He didn’t have much time with his father, who spent most of Harrelson’s childhood in prison: he was a contract killer associated with organised crime. I tentatively ask him about his dad, who died in 2007. He confirms he was in prison for much of his life but he clearly doesn’t want to elaborate. “We were poor,” he says of his childhood. “But my mom always took care of us [and] we always had food. It was a lot to raise three kids on her own as a secretary but she did it and she sure did look after us.”
After school he went to Hanover College in Indiana, where one of his fellow students was one Mike Pence, now Donald Trump’s vice-president. “He was two years ahead of me,” he says. “I liked him. He was a pretty nice guy.” Both men were religious and Harrelson, who was studying theology, reveals that Pence once assisted him in arranging a sermon. “We had Wednesday night services and I did a sermon and he helped me with it, just trying to make sure everything was on point and all of it worked.”
I’m going to need something stronger than a mushroom latte to picture the rightwing evangelical vice-president collaborating on anything with one of Hollywood’s most renowned potheads, let alone a religious sermon. Understanding what led to their lives diverging then is also intriguing, given what I know about Harrelson’s longstanding belief in environmentalism (in 1996 he was arrested for scaling the Golden Gate Bridge to protest against the destruction of a Redwood grove) and his politics, having spoken in the past about his belief in anarchism. “Politics is businessmen working for bigger businessmen and it’s never going to be any different,” he says. What about his former fellow student, Pence? “It’s 35 years down the road. One of us still has his soul intact.”
The mac ’n’ cheese arrives and he does not appear to hear the waitress’s warning about the bowl being very hot. “Ow, ow, ow, that’s hot as shit!” he exclaims as he burns himself on it. It looks pretty cheesy for a non-cheesy dish, I say. “Nah, try it man,” he says, taking a forkful. “You’re going to love it.”
As we tuck in, I ask about his other connection with the current US administration. In 2002 he had dinner with Trump, who had invited Jesse Ventura, the former wrestler and then governor of Minnesota, to Trump Tower in Manhattan. Ventura, an old friend, asked Harrelson along. Trump, he says “is not afraid of talking. Now, being overly talkative is not an uncommon trait. But he’s one of those people who start talking and literally three hours have gone by and they haven’t noticed that no one else said a word.”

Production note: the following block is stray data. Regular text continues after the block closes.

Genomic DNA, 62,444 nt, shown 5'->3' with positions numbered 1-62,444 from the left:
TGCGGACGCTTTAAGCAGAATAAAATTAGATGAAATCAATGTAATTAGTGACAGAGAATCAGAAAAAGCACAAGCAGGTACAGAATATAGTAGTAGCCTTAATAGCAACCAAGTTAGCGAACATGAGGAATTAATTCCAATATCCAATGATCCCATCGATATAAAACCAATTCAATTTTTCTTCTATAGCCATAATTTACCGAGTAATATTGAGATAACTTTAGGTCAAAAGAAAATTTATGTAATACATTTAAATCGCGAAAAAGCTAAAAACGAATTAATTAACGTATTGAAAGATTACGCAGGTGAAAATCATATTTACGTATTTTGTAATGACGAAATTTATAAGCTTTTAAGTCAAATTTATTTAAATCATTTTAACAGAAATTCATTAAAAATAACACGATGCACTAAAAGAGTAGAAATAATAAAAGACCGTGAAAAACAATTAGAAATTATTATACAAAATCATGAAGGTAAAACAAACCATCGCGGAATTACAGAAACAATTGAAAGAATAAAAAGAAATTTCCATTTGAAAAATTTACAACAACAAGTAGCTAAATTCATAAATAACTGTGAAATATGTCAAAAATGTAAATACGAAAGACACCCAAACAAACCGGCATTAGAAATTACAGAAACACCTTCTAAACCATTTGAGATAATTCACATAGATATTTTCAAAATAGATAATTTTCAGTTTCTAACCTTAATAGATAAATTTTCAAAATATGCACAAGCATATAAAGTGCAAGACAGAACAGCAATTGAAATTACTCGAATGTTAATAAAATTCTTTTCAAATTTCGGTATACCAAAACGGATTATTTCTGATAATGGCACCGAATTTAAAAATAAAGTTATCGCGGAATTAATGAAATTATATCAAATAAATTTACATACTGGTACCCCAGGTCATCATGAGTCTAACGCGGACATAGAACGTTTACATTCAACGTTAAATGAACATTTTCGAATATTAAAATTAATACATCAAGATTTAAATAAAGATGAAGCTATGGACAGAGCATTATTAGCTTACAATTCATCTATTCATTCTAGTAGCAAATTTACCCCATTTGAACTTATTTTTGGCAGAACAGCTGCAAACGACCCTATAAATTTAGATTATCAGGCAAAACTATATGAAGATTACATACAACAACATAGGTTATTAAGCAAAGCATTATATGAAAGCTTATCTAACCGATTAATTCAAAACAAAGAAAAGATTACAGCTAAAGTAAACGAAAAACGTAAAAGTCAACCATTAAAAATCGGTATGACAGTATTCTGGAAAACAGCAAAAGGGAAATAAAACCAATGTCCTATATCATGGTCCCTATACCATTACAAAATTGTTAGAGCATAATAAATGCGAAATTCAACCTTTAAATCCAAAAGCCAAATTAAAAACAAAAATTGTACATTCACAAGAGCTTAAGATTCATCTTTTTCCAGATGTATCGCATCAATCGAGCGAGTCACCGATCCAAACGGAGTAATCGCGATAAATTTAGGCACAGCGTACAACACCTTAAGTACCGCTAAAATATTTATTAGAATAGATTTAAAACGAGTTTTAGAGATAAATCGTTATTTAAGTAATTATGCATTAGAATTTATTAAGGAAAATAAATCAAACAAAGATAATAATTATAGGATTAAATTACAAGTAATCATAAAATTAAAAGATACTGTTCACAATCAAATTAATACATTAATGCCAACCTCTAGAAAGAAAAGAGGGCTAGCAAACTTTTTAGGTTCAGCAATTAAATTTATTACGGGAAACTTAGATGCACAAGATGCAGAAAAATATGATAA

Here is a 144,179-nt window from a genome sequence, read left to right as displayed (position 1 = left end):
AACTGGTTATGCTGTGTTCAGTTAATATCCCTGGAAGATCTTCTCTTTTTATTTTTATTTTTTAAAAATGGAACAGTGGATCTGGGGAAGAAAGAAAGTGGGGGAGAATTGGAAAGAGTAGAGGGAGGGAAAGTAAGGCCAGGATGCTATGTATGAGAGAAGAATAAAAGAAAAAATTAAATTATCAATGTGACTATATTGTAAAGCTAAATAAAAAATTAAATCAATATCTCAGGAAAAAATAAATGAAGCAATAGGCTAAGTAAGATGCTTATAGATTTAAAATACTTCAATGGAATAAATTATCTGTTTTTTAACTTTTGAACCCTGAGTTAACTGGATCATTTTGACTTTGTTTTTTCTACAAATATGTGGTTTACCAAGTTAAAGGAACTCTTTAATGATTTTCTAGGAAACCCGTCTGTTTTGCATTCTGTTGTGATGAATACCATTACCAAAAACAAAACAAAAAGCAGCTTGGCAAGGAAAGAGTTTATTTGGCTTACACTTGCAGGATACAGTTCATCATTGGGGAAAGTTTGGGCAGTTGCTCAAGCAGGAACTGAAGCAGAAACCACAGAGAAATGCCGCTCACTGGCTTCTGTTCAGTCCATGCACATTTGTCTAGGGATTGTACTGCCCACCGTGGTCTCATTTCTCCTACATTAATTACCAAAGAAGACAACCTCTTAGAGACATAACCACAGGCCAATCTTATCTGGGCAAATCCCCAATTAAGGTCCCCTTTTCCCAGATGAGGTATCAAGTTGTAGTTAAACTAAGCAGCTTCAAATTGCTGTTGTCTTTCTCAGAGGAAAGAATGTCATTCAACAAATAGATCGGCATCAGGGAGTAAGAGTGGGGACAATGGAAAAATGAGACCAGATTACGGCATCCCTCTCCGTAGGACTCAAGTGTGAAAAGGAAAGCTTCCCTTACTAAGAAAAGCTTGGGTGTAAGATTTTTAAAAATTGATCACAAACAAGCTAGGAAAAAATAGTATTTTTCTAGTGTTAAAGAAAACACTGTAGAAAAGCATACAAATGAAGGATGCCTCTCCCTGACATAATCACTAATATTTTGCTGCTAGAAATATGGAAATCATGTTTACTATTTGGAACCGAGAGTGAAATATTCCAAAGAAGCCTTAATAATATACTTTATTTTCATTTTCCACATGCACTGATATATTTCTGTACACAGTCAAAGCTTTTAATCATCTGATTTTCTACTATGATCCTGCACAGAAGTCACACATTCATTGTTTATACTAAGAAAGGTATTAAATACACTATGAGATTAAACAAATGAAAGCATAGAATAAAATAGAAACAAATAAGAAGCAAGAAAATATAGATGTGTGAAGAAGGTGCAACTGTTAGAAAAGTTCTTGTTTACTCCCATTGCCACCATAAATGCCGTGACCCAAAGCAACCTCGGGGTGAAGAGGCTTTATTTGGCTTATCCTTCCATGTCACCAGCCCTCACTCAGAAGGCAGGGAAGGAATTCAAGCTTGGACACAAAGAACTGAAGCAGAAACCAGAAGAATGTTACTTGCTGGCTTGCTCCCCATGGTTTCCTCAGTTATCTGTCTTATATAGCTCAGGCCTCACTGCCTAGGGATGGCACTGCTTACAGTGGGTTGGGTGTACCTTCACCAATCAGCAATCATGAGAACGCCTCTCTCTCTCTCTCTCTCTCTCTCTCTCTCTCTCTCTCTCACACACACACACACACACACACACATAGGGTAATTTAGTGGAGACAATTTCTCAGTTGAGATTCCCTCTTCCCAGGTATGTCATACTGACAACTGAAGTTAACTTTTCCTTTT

Sounds like tough going, I say. “Yeah, it was heavy sledding. I had to go outside and fire up a hooter to summon the courage just to get back in for the second half.”
We have made short work of the mac ’n’ cheese, which tasted just like the real thing. As the main courses arrive, I ask how he went from Hanover to Hollywood. The more he learnt about religion, the more he realised it was “a man-made construct”, and the theatre was beckoning. He had done some acting at college and a friend asked if he wanted to move to New York. “It was perfect timing. Right as I was moving to New York, I shifted from being a Christian to a hedonist. I wasn’t an atheist... I was an agnostic and a hedonist.”
Almost immediately, he landed some theatrical roles and, in 1985, while visiting Los Angeles, won a part on Cheers playing Woody, an affable naïf from Indiana. He would appear in almost 200 episodes on the hit show, which made stars of its cast and teed up Harrelson’s subsequent career in movies. The cast seems to have been a close-knit group. I tell him I saw Ted Danson, one of his co-stars, on a late-night chat show recently recounting the time he and Harrelson took hallucinogenic mushrooms on a boat trip to Catalina off the coast of Los Angeles. “He said that?” he says, apparently unaware. “There are a lot of stories from back then that I thought would never come out and now one of them’s out, so that’s good.” The boat trip must have “needed some augmentation”.
He spent eight years on Cheers but avoided being typecast, going on to star in a flurry of movies, among them White Men Can’t Jump, Natural Born Killers and The People vs Larry Flynt, for which he received his first Oscar nomination. In the past decade he has hit a real purple patch, from his hired gun in the Coen brothers’ No Country for Old Men in 2007 to his turn as a Louisiana detective hunting a serial killer in HBO’s magnificent True Detective series, to his Oscar-nominated role in Three Billboards.
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